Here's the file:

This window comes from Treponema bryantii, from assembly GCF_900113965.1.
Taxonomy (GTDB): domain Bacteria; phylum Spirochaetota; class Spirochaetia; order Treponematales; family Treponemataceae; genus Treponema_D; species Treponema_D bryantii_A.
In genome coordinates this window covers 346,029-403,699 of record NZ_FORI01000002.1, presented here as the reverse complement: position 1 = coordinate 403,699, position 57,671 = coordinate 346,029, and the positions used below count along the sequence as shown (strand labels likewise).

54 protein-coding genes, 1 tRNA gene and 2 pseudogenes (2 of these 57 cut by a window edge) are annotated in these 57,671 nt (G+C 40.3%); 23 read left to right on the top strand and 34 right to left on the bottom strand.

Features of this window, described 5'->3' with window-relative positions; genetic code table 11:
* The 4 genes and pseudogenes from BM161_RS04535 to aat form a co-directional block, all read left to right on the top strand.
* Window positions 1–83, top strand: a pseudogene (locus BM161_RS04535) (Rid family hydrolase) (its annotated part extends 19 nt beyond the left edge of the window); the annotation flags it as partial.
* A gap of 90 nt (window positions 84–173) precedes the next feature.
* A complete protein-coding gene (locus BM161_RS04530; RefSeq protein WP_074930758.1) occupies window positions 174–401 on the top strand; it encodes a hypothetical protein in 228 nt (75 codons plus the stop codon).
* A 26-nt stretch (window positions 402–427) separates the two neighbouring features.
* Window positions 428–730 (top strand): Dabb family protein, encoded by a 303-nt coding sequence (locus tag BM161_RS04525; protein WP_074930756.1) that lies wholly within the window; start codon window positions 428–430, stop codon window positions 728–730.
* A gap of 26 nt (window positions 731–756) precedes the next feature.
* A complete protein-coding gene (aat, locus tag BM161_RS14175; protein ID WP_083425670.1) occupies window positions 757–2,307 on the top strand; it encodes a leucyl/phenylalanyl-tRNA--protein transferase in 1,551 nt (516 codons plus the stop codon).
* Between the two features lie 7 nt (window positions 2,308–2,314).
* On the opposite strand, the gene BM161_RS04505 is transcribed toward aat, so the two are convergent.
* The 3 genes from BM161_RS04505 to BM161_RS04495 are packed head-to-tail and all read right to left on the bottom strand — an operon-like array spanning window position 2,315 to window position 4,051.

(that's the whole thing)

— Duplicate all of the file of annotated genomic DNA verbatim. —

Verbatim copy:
This window comes from Treponema bryantii, from assembly GCF_900113965.1.
Taxonomy (GTDB): domain Bacteria; phylum Spirochaetota; class Spirochaetia; order Treponematales; family Treponemataceae; genus Treponema_D; species Treponema_D bryantii_A.
In genome coordinates this window covers 346,029-403,699 of record NZ_FORI01000002.1, presented here as the reverse complement: position 1 = coordinate 403,699, position 57,671 = coordinate 346,029, and the positions used below count along the sequence as shown (strand labels likewise).

54 protein-coding genes, 1 tRNA gene and 2 pseudogenes (2 of these 57 cut by a window edge) are annotated in these 57,671 nt (G+C 40.3%); 23 read left to right on the top strand and 34 right to left on the bottom strand.

Features of this window, described 5'->3' with window-relative positions; genetic code table 11:
* The 4 genes and pseudogenes from BM161_RS04535 to aat form a co-directional block, all read left to right on the top strand.
* Window positions 1–83, top strand: a pseudogene (locus BM161_RS04535) (Rid family hydrolase) (its annotated part extends 19 nt beyond the left edge of the window); the annotation flags it as partial.
* A gap of 90 nt (window positions 84–173) precedes the next feature.
* A complete protein-coding gene (locus BM161_RS04530; RefSeq protein WP_074930758.1) occupies window positions 174–401 on the top strand; it encodes a hypothetical protein in 228 nt (75 codons plus the stop codon).
* A 26-nt stretch (window positions 402–427) separates the two neighbouring features.
* Window positions 428–730 (top strand): Dabb family protein, encoded by a 303-nt coding sequence (locus tag BM161_RS04525; protein WP_074930756.1) that lies wholly within the window; start codon window positions 428–430, stop codon window positions 728–730.
* A gap of 26 nt (window positions 731–756) precedes the next feature.
* A complete protein-coding gene (aat, locus tag BM161_RS14175; protein ID WP_083425670.1) occupies window positions 757–2,307 on the top strand; it encodes a leucyl/phenylalanyl-tRNA--protein transferase in 1,551 nt (516 codons plus the stop codon).
* Between the two features lie 7 nt (window positions 2,308–2,314).
* On the opposite strand, the gene BM161_RS04505 is transcribed toward aat, so the two are convergent.
* The 3 genes from BM161_RS04505 to BM161_RS04495 are packed head-to-tail and all read right to left on the bottom strand — an operon-like array spanning window position 2,315 to window position 4,051.